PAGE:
Collective Goods (formerly Books are Fun) will be on-site this Friday, October 20 from 9 a.m. to 4 p.m. for a books & gifts sale. They will be in Conference Rooms A & B, and proceeds from the sale will benefit the PVMC Foundation. This is a great opportunity to get your holiday shopping started early!
We all know that Platte Valley Medical Center is a great place to work. We currently have no fewer than 59 open positions waiting to be filled! If you know someone in need of a job, or who wants to work at a high-performing hospital with a culture of safety and also offers a positive work-life balance, direct them to the employment page on our website, https://pvmc.org/about-us/employment/current-openings.
Happiness is …
By Daryl L. Meyers
… a choice. Sounds strange, doesn’t it. But it’s true. Happiness IS a choice. It’s not some magical experience that unexpectedly “happens” to us somewhere along the way, nor is it determined by where we live, our culture, or our family heritage.
As children (and often as adults) we imagine a life that arranges itself in line with our needs or desires, but things don’t always work out according to our plans. In fact seldom do they, nor do others always agree with our wishes or demands.
We may have some great relationships, but there will also be times of disagreement and disappointment. Listening to others who care is wise, but allowing their opinions to control how we live and the decisions we make is not.
Life happens the way it happens and it’s up to us to decide how to relate to the experiences we go through. If we see circumstances or events as undermining or offensive, our happiness will disappear like mist before the morning sun.
All of us must make choices. We can fight or accept what comes our way … become better or bitter. It’s up to us. By resisting or fighting “what is,” we disempower ourselves, for … “what is … IS.” … and there’s nothing we can do about it. It’s already here. It’s already happened. Our job is not to try and change whatever’s occurred (that would be impossible), but to accept.
Although we may not be consciously aware, on some level we call to ourselves people and situations that help move us from who we think we are, to who we really are. We begin to understand a universal truth. Life doesn’t happen “to us” but “through us.” This process is gradual, ongoing and constant. How we relate to what we go through determines the measure of joy and happiness we experience.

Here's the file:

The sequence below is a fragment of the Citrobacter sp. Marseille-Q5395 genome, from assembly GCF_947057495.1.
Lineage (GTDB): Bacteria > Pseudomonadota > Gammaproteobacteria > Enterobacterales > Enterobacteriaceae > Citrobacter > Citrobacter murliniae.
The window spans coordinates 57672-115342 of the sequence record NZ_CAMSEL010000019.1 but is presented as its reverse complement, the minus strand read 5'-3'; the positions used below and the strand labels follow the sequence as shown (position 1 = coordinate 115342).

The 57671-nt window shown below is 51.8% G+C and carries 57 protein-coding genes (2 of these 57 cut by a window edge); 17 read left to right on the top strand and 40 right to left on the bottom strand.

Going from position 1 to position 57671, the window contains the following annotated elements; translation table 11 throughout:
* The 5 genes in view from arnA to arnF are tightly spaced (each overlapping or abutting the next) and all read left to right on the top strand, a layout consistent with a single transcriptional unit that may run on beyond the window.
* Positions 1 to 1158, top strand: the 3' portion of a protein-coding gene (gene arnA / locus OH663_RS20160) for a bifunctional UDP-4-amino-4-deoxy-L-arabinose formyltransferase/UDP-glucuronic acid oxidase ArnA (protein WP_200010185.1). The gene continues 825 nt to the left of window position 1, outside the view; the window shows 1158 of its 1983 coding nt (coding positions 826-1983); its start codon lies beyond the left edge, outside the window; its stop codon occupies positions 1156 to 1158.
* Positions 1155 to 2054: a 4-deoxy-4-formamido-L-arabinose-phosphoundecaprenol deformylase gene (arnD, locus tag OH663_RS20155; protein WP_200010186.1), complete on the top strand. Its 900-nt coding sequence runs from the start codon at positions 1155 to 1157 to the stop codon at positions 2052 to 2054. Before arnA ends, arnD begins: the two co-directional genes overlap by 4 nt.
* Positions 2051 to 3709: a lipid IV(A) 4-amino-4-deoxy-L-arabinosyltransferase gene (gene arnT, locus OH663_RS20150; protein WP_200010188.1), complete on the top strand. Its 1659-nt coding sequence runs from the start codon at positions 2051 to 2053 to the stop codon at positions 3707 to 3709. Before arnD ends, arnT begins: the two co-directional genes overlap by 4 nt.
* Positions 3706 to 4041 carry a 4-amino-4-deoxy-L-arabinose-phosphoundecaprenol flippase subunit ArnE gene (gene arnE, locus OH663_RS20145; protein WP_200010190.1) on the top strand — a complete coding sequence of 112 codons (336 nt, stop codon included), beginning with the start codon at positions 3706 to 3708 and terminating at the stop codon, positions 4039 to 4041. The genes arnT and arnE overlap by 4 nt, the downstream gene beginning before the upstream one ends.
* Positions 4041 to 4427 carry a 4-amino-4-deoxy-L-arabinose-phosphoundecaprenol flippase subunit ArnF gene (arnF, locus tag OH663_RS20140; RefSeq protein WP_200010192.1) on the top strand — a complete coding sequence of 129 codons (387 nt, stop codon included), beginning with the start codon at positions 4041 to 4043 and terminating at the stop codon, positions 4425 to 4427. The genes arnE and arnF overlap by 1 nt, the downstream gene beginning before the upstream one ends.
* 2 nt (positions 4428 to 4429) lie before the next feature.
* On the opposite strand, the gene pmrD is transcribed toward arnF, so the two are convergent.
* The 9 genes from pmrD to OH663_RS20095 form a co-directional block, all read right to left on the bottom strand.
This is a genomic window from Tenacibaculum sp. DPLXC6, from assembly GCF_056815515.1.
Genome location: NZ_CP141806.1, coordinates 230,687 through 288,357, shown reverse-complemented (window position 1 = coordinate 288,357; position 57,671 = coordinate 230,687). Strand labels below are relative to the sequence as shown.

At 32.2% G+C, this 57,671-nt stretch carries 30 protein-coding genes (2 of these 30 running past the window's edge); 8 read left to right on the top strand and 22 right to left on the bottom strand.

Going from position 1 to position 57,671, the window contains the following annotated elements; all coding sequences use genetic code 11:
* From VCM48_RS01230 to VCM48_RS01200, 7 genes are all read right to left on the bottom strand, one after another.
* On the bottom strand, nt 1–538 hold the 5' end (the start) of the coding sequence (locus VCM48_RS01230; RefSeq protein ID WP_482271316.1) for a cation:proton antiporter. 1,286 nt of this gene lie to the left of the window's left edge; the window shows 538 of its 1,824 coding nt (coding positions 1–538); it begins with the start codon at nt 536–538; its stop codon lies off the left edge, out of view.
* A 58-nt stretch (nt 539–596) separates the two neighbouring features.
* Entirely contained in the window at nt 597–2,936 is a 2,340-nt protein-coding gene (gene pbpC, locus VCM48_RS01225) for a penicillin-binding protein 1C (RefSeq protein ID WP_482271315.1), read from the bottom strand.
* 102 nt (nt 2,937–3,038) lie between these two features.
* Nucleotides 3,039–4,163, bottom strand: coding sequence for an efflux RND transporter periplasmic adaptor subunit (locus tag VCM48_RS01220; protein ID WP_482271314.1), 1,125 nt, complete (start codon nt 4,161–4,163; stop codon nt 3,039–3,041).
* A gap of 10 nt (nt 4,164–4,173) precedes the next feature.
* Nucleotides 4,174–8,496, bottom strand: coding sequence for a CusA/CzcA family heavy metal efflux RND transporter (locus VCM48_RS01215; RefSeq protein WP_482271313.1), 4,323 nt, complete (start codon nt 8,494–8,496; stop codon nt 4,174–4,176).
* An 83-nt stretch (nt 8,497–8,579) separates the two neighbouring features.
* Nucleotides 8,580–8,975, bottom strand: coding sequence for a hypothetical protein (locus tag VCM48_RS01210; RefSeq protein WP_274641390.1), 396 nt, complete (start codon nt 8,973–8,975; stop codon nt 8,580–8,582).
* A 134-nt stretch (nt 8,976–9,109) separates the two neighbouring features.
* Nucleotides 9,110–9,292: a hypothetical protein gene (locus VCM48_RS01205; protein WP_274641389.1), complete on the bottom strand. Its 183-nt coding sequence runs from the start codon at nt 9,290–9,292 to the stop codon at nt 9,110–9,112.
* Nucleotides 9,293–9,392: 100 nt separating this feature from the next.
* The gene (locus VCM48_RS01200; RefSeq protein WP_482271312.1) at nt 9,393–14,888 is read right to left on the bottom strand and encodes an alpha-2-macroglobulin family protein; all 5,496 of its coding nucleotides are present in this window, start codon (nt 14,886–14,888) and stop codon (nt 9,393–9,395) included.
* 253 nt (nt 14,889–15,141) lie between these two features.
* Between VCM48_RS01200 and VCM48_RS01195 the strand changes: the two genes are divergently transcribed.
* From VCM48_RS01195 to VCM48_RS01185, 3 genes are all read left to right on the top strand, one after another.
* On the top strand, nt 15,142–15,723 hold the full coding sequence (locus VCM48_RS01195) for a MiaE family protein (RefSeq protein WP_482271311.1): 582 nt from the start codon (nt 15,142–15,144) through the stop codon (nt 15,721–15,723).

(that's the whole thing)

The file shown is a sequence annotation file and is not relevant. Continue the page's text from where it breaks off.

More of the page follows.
When we embrace the darkness as well as the light; when we see the gift in every experience, regardless of the forms in which they come, we will know that all things do work together for our good. It is then, regardless of how difficult or challenging the way, that happiness will no longer be a fleeting experience, determined by whim or circumstance, or the opinions and actions of others, but will always be … all ways… a choice.
Recently, after returning from a 21-day deployment, Wendy Colon, Director of PVMC’s Emergency Department, made an appearance on Fox 31’s “Good Day Colorado” news program where she shared her experiences involving hurricane relief efforts in the U.S. and the Caribbean.
Wendy and her 36-member National Disaster Medical System team, of which she was the Commander, were deployed to Texas, and eventually ended up in Puerto Rico where she and her team provided emergency medical and mental health assistance.
Her team of physicians, nurses, paramedics, administrators, logistics and mental health personnel, assisted with a broad range of emergency needs resulting from hurricane Harvey, in Texas, and also in Puerto Rico and St. John (US Virgin Islands) after the damage caused by hurricane Irma.
In Puerto Rico, they was involved in repatriation work at the airport, and also opened a dialysis shelter for more than 120 dialysis patients that came from the Virgin Islands.
Together Wendy’s team along with medical personnel from other parts of the States were able to assist with the medical emergency needs and temporary shelters for thousands of residents affected by the recent hurricanes.
“This was such a rewarding experience for me and my team,” said Wendy. “Thank you all for the support that you gave me and the ED while I was gone. I appreciated the time to be able to do this important work.”
Maria Lochran began collecting children’s books for PVMC and Salud in 2014 when she noticed the medical facilities she was visiting had adult magazines, but very little for children waiting with their parents. It was then she made the decision to take the money she received from her garage sales to purchase children’s books, which she donated, to Platte Valley Medical Center and Salud.
The first year she donated 400 books, the second year over 900 and even though she had a stroke, managed to donate another 200 books last year (contributed by Connie Haney on her behalf through a contact made by Linda Young).
A very big THANK YOU to Maria is definitely in order for remembering the children (and their parents) visiting our hospital.